|Beautiful Pink Roseate Spoonbills （玫瑰紅琵鷺）
and Other Wildlife in Myakka River State Park in
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Our main goal for coming to Myakka River State Park near west coast in Florida is to look for the beautiful pink
colored Roseate Spoonbill (玫瑰紅琵鷺). While in this park, an experienced birder/visitor told us that she saw
some roseate spoonbills while hiking on the Nature Trail in the park. But those birds were at a substantial
distance away. So, we drove on the main park drive and looked for this Nature Trail, parked our car at the
small parking lot near this Sign for Nature Trail, then hiked the Nature Trail into the woods.
Myakka River State Park is located at 13208 (State Road) 72, Sarasota, Florida 34241
Map: Click here for interactive Google Map showing location of Myakka River State Park
Map: Click here for detailed Park Map of Myakka River State Park
This detailed park map shows the location of the Nature Trail.
After a short walk on the Nature Trail in the woods, we reached this boardwalk with a bench over the open
swamp marsh area.
From this boardwalk looking east, we saw some birds so far away in the middle of the swamp that each bird
appeared as a tiny white dot.
迷人的玫瑰紅琵鷺，是珍貴的嬌客， 腳很長，可以涉足到水中， 將喙埋入水中左右搖
Fortunately, my compact super-zoom camera (Canon PowerShot SX50 HS) has 50X optical zoom that
enables me to zoom in to get some better pictures of the beautiful roseate spoonbill instead of just the tiny
Immature roseate spoonbills are paler in color.
Roseate spoonbill is named for its pink feather and spoon shaped bill. The eyes and legs are red.
Some roseate spoonbills were flying in the air far away showing their beautiful pink color.
Roseate spoonbills are frequently seen in the company of other water and wading birds including ibises,
storks, cormorants, herons and egrets.
The roseate spoonbill spends a lot of its time in muddy shallow water feeding. It feeds on crustaceans,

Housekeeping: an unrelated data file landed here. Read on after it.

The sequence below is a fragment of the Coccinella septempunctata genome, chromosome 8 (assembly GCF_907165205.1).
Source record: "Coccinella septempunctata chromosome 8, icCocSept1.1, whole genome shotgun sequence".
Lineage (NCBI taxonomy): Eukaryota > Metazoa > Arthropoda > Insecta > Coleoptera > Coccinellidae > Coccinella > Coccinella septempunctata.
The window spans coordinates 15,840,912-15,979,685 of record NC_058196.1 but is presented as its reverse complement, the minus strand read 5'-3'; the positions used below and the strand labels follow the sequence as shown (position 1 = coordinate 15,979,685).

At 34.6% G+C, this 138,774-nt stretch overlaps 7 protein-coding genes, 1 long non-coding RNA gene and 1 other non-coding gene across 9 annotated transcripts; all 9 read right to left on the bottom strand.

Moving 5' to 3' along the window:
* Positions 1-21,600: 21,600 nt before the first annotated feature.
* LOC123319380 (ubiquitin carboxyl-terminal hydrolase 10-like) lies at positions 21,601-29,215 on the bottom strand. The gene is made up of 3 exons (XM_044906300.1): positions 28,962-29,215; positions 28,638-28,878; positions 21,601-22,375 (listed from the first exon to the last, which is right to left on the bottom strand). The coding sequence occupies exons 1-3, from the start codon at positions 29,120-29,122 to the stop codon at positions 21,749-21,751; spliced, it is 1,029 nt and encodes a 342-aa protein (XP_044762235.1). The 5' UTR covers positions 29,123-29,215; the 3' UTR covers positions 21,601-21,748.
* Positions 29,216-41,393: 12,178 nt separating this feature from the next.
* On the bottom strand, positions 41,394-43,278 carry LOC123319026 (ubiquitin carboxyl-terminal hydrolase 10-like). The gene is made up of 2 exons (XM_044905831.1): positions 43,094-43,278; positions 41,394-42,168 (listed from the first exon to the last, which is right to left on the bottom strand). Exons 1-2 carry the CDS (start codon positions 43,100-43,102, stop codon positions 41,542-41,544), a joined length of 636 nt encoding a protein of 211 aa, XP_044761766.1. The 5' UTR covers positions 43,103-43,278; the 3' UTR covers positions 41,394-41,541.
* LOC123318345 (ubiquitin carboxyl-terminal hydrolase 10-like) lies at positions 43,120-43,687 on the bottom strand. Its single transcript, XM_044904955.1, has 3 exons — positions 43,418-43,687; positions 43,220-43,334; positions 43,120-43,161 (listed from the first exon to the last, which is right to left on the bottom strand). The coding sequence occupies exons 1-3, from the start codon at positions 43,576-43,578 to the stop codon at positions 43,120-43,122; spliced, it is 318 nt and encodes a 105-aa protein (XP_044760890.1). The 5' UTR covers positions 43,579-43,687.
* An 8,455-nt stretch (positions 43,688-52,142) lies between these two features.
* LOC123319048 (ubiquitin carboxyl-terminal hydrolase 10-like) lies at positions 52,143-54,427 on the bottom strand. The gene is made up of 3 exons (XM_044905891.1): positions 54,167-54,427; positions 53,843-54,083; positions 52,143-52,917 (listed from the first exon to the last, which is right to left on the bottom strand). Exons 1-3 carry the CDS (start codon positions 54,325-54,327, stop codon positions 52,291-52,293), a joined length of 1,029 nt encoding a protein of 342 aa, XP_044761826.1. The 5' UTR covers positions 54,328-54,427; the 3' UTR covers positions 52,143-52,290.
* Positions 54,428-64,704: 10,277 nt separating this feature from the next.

aquatic insects, frogs, newts and very small fish ignored by larger waders. It sweeps its open bill from side to
side in the muddy water to sift up food like small fish, shrimp, mollusks, snails and insects. It has touch
receptors in its bill that help it feel its prey. The side-to-side sweeping of open bill creates mini-whirlpools that
pull up small prey from the muddy bottom. Sensitive touch receptors along the bill’s length detect vibrations
and signal the bill to close quickly on prey swept inside the spoon. They hunt for food by touch instead of
sight, a crucial adaptation for a bird that feeds in muddy or vegetation-clogged water.
I took two movie clips of the special feeding behavior of roseate spoonbill as shown at the following two
I took these two movie clips with very long zoom such that it is very sensitive to any tiny shakes or
movements of the camera.
We also saw many beautiful roseate spoonbills in our 2015 January birding tour of Texas Gulf Coast as
shown on my web page at:
This great blue heron caught a big fish near the Boat Basin in the Park.
In addition to those roseate spoonbills in that swamp area, we also toured other areas in Myakka River State
Park to watch other wildlife in action.
It seemed that this fish was too big for the great blue heron to swallow. I watched this great blue heron
fooled around with this fish for more than 10 minutes, but could not swallow it. We, then, left the Boat Basin
and moved on to watch other wildlife actions in this park.
There is a large lake (Upper Myakka Lake) in this park. I used my compact super-zoom camera to zoom and
to scan the far side of the big lake and I was surprised to see some wild pigs on the far side of the big lake in
addition to some cormorants in the middle of the lake.
An osprey (fish hawk) was hovering over the big lake looking for fish to catch.
Normally, osprey flies or hovers over the water or perches on a tall tree near the water to look for fish to catch.
It is surprising for me to see this osprey standing in shallow water, almost like a wading bird.
There are some big alligators in this park too.
Some shore birds flying over the big lake.
One of several wood storks in the air.
May be a Limpkin
A male anhinga
While hiking on the Nature Trail in the wood, we saw several wild turkeys and deer
Many vultures were circling high on the sky.
Many ibises busily feeding.
How I use information age technologies to enhance my enjoyment greatly of sightseeing large driving tour loop
of thousands of miles and of one to two weeks in duration covering many Points of Interest is described on my
web page at: